Getting a good foundation with a well-respected international school will enable you to master preparation, planning, reporting, assessment, classroom management and teaching English Language learners with your own class. With a solid professional grounding, newly developed cultural awareness and good references based on a consistent job and assessable results, you can expect to have your choice of new opportunities in any variety of settings.

Teachers with fewer than 2 years of post-qualification experience at the start of contract should focus on quality schools in:

  • Kuwait
  • Abu Dhabi City, UAE
  • Al Ain, UAE
  • Sharjah, UAE

Teachers with over 2 years of post-qualification experience at the start of contract should focus on quality schools in:

Almost anywhere!


How to Successfully Chart the Seas of an International Teaching Career


So you’ve slogged your way through hellish teaching placements where the status of trainee teacher is akin to wearing a massive ‘L’ plate (for non-Brits this an embarrassing sticker all learner drivers must have their car brandished with) and those more experienced and doubtless jaded shunt you at every turn. Your nerves have weathered the relentless storm of brutal observations and now the flickering light at the end of the tunnel which you have squinted at through heavy lids as a beacon of hope for the last year is in danger of being snuffed out by student debt, wages that make the work to reward ratio at the fast-food joint you worked at through college appear comparatively favourable and the ever-growing stacks of marking on the kitchen table.

The solution: go international. Of course we all know the dangers of seeking the balmy delights of sunnier climes or the adventure of an exotic destination to remedy discontent. However teaching abroad provides more than just an ex-pat oasis for knee-jerkers who have jumped shipped after a couple of bad placements. With a burgeoning new market for local international schools in many regions of the Middle East, the introduction of an IB curriculum in many more educational establishments in the West, the wholesale export of some of those very same establishments to locations such as China and the increasingly globalised perspective required of the highest-flyers in all sectors, international teaching experience really can be the fuel needed to propel your career quicker than your peers.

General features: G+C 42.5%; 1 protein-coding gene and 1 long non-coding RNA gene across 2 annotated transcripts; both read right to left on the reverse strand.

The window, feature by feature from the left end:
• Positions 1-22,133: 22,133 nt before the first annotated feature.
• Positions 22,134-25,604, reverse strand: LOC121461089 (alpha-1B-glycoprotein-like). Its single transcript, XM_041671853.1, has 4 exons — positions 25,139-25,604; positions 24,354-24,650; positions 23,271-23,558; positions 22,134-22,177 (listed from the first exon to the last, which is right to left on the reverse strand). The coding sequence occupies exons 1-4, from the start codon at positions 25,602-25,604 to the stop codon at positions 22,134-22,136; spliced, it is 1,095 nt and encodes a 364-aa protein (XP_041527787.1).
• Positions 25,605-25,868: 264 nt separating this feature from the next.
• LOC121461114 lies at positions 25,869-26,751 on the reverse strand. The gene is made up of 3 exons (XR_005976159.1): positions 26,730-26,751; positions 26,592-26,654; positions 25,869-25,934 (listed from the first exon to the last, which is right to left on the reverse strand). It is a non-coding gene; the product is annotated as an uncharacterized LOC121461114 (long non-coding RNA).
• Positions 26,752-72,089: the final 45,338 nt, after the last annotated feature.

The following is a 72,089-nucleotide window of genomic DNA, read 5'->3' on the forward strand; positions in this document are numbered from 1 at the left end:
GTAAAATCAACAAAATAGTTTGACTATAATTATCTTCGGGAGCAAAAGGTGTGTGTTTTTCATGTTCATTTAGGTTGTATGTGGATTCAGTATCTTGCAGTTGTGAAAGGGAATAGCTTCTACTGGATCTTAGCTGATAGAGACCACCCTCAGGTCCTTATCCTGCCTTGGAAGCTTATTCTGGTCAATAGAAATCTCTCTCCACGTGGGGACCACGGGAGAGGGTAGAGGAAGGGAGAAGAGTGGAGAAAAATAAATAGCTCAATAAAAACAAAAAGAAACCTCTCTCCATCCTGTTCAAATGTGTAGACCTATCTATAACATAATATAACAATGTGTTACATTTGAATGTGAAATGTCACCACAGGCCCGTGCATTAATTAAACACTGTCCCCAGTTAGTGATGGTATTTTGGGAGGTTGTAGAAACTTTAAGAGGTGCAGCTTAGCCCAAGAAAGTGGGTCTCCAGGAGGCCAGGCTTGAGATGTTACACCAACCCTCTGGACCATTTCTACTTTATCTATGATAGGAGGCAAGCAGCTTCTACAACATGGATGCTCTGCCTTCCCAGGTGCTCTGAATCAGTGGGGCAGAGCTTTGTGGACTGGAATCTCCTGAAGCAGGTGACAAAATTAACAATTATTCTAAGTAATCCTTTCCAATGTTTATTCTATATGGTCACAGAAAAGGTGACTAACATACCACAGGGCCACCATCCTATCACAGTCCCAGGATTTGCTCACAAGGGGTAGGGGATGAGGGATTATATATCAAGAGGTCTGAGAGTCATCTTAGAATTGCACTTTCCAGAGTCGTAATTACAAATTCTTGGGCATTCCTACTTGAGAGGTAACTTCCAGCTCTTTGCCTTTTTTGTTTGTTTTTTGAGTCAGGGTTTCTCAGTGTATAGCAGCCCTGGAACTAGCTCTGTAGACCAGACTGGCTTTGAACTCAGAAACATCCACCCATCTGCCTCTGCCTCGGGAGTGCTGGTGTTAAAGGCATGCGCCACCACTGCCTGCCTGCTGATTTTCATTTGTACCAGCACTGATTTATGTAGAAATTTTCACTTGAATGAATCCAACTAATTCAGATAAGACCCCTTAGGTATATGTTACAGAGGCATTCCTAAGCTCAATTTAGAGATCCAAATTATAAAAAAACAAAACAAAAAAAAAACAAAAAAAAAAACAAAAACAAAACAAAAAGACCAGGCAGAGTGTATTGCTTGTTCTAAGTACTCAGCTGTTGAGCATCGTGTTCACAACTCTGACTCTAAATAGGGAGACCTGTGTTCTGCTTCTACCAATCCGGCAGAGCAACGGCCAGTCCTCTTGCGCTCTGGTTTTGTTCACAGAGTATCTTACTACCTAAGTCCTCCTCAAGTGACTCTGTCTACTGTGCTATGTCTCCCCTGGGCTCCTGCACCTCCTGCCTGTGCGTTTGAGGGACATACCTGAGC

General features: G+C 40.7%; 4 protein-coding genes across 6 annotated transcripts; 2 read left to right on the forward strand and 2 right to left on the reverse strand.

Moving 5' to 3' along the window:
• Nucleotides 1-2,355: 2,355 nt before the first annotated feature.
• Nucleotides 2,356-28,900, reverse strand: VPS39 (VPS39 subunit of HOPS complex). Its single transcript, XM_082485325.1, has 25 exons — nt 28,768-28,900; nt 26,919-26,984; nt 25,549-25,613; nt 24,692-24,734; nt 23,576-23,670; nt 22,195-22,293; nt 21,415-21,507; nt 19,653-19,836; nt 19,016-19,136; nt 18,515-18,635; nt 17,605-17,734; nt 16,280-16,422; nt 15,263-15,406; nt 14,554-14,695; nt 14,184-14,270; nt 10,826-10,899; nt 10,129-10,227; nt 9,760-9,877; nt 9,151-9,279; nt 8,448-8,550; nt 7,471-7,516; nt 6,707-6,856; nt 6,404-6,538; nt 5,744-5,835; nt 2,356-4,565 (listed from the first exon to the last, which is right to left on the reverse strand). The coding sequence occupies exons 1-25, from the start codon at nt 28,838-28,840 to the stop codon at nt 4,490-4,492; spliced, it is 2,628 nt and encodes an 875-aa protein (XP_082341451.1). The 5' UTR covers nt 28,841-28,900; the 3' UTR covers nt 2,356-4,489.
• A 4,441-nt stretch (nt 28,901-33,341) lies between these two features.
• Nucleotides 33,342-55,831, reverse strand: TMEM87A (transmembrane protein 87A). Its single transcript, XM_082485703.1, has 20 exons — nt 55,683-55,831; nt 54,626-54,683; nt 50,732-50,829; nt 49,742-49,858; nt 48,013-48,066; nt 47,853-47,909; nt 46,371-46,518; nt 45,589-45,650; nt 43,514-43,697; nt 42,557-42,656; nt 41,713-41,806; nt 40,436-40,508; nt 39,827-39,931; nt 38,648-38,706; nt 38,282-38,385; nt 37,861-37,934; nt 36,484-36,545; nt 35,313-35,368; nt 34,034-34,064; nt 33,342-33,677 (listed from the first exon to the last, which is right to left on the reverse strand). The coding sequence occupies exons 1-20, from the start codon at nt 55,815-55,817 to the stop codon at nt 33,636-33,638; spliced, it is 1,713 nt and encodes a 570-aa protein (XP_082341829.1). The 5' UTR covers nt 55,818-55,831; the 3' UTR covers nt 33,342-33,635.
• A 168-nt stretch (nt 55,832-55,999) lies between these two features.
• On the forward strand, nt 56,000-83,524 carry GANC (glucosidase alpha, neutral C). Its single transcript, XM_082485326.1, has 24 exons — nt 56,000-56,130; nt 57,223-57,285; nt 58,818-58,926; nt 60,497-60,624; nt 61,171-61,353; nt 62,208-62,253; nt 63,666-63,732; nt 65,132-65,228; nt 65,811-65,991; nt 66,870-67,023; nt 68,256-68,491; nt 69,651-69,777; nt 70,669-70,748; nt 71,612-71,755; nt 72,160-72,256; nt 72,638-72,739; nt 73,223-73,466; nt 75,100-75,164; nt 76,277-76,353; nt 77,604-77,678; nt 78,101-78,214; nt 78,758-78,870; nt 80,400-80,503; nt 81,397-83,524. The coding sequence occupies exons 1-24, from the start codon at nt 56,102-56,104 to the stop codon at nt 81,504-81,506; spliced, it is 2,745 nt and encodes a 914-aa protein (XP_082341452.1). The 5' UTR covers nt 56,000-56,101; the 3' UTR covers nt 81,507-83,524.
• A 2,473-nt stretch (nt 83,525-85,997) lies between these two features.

By carefully charting out your career as an international educator you will be able to navigate your career and steer towards bountiful new destinations like Columbus, however if you just stick a pin in the map and aim for the nearest international school that will take you, you may end up more like a half-cut Jack Sparrow festering away on some God forsaken island wondering what happened to the treasure. If you are serious about gaining valuable and career enhancing positions, it is important to do your homework and be realistic. As much as you would like that gold-plated job at that highly-esteemed international school in Hong Kong, inevitably they have the pick of a rather large bunch which includes those with years of experience under their belt. This doesn’t mean you must resign yourself to staying at home but you must identify the steps you need to take to climb a career ladder that has a slippery first rung. If you get your footing right from the beginning and keep your eyes fixed on where you want to end up you’ll have a much better chance of making sensible and rewarding career choices.

At Edvectus we work closely with each individual teacher to help them identify what they want to achieve professionally, how this balances with their personal lives and how they can successfully achieve these goals. If you play the game right you can secure that gold-plated job in your dream destination, just don’t expect to do it on your first move. The mistake often made by teachers is to view teaching overseas as a career break, rather than an opportunity to bolster their CVs, gain unique insights into teaching in a different context or a different curriculum and a chance to build a long-term international career if so desired. We are in it for the long game and are equipped with the knowledge and global contacts to support you in building a career whether you want your international teaching experience to be one stepping stone in your career path or the over-arching theme of your entire professional journey. We are your trusty navigators if you will!

So if you feel disillusioned with your native education system or simply desire the thrill and challenge of cutting your teeth in a new environment; do your research, make a plan and summon the courage that served you so well as a trainee teacher and in the words of Columbus himself “by prevailing over all obstacles and distractions, one may unfailingly arrive at his chosen goal or destination.”

Bon Voyage!